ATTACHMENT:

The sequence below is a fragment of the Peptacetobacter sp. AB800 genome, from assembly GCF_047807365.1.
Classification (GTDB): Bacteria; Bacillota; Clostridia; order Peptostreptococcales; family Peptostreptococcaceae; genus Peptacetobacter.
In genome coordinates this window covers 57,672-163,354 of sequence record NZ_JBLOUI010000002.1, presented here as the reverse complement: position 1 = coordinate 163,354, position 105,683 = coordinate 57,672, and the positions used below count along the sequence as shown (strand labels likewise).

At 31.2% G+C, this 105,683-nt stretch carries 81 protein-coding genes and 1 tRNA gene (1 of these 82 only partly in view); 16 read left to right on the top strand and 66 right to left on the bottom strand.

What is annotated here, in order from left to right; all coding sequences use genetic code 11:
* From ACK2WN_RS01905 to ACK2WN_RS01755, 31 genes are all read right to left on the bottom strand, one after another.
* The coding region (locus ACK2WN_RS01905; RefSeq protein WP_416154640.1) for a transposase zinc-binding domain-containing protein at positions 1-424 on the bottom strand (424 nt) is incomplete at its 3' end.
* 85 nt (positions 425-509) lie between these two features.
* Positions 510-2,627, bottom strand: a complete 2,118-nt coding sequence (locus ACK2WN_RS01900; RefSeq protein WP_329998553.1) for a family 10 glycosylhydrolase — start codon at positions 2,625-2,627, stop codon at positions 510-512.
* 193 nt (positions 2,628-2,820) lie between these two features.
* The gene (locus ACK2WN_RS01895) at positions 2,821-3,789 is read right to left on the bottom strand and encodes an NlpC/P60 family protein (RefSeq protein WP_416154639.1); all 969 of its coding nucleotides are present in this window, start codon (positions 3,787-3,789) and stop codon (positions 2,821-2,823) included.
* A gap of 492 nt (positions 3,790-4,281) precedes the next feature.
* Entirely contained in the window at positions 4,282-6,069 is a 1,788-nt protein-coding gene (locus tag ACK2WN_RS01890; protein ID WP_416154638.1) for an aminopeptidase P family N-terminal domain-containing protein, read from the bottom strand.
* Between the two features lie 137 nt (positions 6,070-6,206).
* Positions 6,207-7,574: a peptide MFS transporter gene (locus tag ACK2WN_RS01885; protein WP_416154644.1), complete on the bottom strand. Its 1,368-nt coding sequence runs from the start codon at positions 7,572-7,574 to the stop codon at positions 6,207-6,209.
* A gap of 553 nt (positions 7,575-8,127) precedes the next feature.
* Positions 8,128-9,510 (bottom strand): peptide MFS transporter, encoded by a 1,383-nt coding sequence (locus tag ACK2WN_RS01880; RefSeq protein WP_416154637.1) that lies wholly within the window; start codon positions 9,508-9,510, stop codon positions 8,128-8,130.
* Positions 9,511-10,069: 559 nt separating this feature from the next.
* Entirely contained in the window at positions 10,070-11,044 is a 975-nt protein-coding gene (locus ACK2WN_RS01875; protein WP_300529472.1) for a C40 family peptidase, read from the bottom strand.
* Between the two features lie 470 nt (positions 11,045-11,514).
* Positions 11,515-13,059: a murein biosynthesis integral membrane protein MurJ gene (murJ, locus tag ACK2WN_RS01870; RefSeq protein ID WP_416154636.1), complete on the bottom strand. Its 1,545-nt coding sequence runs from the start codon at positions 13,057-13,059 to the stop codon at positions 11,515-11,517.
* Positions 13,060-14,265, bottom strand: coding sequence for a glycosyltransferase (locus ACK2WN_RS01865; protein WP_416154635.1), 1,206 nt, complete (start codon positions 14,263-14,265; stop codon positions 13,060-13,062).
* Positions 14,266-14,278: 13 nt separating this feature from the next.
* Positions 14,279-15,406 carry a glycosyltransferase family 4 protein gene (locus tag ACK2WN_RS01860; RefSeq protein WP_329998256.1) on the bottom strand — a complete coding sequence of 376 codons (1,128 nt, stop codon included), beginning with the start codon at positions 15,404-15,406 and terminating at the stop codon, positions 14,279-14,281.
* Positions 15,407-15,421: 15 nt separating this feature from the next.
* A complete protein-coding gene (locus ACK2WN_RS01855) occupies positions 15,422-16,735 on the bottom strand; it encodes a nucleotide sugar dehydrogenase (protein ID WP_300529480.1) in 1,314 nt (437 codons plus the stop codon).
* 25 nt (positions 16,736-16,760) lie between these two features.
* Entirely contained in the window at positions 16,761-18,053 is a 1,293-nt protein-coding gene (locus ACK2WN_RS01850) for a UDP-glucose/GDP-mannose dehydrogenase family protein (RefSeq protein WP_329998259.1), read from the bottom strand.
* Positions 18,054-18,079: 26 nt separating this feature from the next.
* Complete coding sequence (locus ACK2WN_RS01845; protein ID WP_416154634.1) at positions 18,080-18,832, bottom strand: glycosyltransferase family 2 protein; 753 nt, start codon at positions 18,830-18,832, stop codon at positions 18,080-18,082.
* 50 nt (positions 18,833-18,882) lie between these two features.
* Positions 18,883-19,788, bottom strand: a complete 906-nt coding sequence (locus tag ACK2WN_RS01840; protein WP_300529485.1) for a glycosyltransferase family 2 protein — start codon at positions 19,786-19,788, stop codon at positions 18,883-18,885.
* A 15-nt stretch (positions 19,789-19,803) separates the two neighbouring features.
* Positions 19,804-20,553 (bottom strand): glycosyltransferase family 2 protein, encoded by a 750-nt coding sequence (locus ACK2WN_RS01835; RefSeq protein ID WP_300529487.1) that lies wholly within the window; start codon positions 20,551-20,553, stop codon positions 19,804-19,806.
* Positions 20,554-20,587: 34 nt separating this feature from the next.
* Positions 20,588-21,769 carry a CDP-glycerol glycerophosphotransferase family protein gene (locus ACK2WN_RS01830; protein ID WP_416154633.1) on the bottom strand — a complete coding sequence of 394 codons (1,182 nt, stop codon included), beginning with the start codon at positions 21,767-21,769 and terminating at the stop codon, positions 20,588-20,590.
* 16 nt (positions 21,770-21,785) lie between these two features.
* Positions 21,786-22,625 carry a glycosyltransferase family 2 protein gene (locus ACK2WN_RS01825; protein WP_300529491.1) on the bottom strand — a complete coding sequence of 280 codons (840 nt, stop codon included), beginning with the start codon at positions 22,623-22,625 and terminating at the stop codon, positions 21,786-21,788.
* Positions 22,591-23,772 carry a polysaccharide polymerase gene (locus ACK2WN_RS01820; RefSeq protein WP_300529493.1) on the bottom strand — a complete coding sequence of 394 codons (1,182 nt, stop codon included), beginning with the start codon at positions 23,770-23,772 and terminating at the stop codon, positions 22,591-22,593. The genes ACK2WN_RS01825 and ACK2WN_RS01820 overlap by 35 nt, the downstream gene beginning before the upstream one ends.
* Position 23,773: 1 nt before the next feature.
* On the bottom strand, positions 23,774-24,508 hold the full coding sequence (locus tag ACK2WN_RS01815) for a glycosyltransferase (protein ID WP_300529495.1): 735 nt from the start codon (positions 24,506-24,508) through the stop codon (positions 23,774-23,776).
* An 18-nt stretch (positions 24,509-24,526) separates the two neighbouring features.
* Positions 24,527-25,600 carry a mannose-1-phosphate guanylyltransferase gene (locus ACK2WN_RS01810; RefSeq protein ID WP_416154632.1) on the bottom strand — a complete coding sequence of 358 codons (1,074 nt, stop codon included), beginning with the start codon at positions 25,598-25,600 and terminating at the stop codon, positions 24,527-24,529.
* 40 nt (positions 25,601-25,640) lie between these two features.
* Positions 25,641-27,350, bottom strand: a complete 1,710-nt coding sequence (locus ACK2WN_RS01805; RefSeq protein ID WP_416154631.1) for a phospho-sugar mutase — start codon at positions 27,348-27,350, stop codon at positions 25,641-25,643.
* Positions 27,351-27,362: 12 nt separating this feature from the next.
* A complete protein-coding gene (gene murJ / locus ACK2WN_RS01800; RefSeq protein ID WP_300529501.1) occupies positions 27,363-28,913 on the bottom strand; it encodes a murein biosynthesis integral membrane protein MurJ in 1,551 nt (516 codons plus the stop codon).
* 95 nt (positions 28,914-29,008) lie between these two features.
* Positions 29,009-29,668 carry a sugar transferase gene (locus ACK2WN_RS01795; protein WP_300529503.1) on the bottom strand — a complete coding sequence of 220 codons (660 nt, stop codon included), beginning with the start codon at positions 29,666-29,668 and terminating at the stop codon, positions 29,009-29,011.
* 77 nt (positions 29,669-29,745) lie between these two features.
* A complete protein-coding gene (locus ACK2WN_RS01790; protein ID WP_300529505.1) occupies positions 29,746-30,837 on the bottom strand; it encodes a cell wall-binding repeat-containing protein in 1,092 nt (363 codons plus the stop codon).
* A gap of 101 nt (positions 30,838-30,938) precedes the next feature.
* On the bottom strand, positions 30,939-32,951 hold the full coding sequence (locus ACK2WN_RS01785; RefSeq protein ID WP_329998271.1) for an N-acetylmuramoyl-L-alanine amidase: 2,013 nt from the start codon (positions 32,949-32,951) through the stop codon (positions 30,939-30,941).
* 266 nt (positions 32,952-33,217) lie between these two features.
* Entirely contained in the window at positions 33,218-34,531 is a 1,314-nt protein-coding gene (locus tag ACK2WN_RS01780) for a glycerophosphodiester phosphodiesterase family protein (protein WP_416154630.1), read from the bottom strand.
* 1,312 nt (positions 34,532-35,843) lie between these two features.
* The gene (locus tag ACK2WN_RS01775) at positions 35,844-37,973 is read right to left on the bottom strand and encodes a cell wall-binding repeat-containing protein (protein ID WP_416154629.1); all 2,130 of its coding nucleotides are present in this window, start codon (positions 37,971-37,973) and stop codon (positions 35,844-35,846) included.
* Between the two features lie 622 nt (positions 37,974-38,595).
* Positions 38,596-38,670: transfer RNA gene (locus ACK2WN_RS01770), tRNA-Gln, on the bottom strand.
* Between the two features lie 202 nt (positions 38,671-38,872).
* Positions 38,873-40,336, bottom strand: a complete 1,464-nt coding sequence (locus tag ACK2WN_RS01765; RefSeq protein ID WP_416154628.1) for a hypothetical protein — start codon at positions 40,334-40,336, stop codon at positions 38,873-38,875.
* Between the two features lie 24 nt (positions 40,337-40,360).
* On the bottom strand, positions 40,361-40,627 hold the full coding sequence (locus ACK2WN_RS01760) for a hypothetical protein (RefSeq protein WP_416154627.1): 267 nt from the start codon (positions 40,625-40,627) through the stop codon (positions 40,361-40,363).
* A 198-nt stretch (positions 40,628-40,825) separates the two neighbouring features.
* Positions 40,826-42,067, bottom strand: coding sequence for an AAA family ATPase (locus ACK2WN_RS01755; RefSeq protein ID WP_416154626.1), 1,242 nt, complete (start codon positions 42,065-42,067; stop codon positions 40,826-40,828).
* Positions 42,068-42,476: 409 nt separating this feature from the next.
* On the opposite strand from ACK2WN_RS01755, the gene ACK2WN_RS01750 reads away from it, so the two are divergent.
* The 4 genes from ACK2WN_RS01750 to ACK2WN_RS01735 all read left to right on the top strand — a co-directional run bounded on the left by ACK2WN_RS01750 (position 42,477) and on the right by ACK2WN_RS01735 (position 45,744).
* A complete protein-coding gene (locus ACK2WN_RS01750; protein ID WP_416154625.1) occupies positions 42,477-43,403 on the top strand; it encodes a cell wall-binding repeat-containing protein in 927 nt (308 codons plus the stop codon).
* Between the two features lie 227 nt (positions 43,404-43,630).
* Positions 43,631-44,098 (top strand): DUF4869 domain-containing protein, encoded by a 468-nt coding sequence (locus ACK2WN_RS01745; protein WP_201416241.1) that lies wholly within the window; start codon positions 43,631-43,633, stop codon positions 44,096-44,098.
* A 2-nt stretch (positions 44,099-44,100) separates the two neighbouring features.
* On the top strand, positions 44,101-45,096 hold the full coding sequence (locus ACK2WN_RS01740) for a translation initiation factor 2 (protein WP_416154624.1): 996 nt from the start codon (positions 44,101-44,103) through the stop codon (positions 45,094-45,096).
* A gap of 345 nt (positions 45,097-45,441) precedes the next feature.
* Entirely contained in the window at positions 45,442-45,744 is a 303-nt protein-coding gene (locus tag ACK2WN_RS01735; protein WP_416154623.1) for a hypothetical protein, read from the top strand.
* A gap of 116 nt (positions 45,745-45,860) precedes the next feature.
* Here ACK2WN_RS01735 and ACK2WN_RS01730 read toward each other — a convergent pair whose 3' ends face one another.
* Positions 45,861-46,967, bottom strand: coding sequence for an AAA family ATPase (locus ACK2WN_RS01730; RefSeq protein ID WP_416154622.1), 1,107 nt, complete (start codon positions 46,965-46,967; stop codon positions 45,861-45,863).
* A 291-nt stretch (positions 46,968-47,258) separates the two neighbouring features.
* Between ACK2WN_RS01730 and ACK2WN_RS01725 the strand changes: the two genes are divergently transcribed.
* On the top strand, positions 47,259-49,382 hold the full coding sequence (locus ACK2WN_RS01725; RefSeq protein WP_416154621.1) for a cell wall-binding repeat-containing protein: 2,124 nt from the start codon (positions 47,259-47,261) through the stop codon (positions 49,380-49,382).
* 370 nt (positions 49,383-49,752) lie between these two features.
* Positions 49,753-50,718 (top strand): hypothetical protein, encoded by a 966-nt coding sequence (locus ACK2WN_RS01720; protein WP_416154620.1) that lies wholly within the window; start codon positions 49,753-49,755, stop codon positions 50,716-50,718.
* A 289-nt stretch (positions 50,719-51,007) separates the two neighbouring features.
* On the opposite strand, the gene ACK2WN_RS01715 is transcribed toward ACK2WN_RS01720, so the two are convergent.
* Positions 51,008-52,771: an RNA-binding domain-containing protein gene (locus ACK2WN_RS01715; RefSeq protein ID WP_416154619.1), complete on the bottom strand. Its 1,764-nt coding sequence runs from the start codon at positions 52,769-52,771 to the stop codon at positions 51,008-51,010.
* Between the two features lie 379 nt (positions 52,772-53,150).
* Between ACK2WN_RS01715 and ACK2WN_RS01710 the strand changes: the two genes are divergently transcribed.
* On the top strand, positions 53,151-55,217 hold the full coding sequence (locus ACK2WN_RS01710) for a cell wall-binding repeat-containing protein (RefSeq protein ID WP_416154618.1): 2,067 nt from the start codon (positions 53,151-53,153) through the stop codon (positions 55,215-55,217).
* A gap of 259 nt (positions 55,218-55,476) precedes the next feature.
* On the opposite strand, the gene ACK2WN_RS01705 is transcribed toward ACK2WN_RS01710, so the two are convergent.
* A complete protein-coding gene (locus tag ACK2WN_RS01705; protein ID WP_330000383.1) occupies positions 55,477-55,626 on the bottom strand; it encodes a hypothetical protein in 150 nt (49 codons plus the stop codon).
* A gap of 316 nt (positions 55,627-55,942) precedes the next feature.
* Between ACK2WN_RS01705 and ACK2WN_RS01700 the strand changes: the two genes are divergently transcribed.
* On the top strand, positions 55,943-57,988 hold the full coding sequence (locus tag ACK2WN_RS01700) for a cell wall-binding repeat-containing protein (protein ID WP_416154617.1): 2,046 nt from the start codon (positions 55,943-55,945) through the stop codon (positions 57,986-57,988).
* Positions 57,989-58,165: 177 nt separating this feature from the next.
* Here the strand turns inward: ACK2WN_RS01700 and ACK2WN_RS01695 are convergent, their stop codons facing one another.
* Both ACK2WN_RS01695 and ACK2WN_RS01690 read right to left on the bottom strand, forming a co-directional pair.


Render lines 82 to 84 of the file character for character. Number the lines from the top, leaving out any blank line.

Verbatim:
* 370 nt (positions 49,383-49,752) lie between these two features.
* Positions 49,753-50,718 (top strand): hypothetical protein, encoded by a 966-nt coding sequence (locus ACK2WN_RS01720; protein WP_416154620.1) that lies wholly within the window; start codon positions 49,753-49,755, stop codon positions 50,716-50,718.
* A 289-nt stretch (positions 50,719-51,007) separates the two neighbouring features.